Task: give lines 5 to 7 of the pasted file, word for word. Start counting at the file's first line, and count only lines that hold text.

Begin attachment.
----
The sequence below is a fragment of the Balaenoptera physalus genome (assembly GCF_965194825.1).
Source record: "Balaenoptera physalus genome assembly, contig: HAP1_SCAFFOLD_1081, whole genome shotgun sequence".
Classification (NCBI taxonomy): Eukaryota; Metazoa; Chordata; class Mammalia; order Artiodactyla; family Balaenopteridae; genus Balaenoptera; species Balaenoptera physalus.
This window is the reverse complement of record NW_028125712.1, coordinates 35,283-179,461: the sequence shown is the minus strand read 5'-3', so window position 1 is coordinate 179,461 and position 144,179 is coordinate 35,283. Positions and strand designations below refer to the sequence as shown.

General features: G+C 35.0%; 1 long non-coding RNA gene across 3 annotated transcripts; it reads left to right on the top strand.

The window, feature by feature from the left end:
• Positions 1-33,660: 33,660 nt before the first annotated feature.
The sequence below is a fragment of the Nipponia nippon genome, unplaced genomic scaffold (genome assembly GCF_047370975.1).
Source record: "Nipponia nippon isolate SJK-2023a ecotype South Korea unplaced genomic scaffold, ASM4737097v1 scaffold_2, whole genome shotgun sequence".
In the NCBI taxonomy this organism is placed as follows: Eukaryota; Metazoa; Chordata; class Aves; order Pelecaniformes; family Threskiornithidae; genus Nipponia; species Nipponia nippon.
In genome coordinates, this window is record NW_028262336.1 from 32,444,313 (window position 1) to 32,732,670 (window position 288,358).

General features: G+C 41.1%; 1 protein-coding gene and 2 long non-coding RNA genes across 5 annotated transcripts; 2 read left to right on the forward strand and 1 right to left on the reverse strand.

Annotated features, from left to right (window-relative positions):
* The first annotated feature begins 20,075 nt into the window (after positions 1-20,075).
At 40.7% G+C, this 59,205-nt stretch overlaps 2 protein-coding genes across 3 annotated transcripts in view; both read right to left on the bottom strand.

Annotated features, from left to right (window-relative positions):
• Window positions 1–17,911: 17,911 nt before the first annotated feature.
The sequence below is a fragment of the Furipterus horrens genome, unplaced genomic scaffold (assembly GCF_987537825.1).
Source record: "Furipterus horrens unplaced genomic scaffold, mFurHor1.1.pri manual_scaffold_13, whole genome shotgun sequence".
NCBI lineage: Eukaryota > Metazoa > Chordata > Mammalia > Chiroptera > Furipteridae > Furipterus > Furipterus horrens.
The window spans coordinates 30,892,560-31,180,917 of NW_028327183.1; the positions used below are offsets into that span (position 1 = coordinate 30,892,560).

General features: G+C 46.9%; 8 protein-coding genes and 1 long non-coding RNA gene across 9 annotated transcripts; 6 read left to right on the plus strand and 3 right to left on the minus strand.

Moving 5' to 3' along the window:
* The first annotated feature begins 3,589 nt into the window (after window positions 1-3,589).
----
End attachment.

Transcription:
General features: G+C 35.0%; 1 long non-coding RNA gene across 3 annotated transcripts; it reads left to right on the top strand.

The window, feature by feature from the left end:
• Positions 1-33,660: 33,660 nt before the first annotated feature.